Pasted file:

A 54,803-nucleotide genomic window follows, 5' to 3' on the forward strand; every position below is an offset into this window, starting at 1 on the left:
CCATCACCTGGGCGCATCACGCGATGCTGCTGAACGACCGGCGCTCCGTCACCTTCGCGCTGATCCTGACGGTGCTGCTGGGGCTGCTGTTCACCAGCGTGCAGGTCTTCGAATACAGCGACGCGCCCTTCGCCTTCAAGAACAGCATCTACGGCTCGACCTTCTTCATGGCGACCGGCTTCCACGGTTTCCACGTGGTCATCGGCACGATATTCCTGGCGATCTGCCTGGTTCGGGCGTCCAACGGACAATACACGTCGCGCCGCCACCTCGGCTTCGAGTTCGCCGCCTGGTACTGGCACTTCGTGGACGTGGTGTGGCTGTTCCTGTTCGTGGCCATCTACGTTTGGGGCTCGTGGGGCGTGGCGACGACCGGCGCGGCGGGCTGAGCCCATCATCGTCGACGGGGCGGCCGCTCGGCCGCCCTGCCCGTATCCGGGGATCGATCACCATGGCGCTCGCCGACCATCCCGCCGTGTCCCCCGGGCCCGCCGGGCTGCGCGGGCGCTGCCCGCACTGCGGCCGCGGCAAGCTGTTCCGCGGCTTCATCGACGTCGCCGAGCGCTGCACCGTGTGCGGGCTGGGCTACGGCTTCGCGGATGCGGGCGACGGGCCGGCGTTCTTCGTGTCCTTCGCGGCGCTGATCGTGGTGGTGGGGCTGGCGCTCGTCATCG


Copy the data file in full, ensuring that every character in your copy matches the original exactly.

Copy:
A 54,803-nucleotide genomic window follows, 5' to 3' on the forward strand; every position below is an offset into this window, starting at 1 on the left:
CCATCACCTGGGCGCATCACGCGATGCTGCTGAACGACCGGCGCTCCGTCACCTTCGCGCTGATCCTGACGGTGCTGCTGGGGCTGCTGTTCACCAGCGTGCAGGTCTTCGAATACAGCGACGCGCCCTTCGCCTTCAAGAACAGCATCTACGGCTCGACCTTCTTCATGGCGACCGGCTTCCACGGTTTCCACGTGGTCATCGGCACGATATTCCTGGCGATCTGCCTGGTTCGGGCGTCCAACGGACAATACACGTCGCGCCGCCACCTCGGCTTCGAGTTCGCCGCCTGGTACTGGCACTTCGTGGACGTGGTGTGGCTGTTCCTGTTCGTGGCCATCTACGTTTGGGGCTCGTGGGGCGTGGCGACGACCGGCGCGGCGGGCTGAGCCCATCATCGTCGACGGGGCGGCCGCTCGGCCGCCCTGCCCGTATCCGGGGATCGATCACCATGGCGCTCGCCGACCATCCCGCCGTGTCCCCCGGGCCCGCCGGGCTGCGCGGGCGCTGCCCGCACTGCGGCCGCGGCAAGCTGTTCCGCGGCTTCATCGACGTCGCCGAGCGCTGCACCGTGTGCGGGCTGGGCTACGGCTTCGCGGATGCGGGCGACGGGCCGGCGTTCTTCGTGTCCTTCGCGGCGCTGATCGTGGTGGTGGGGCTGGCGCTCGTCATCG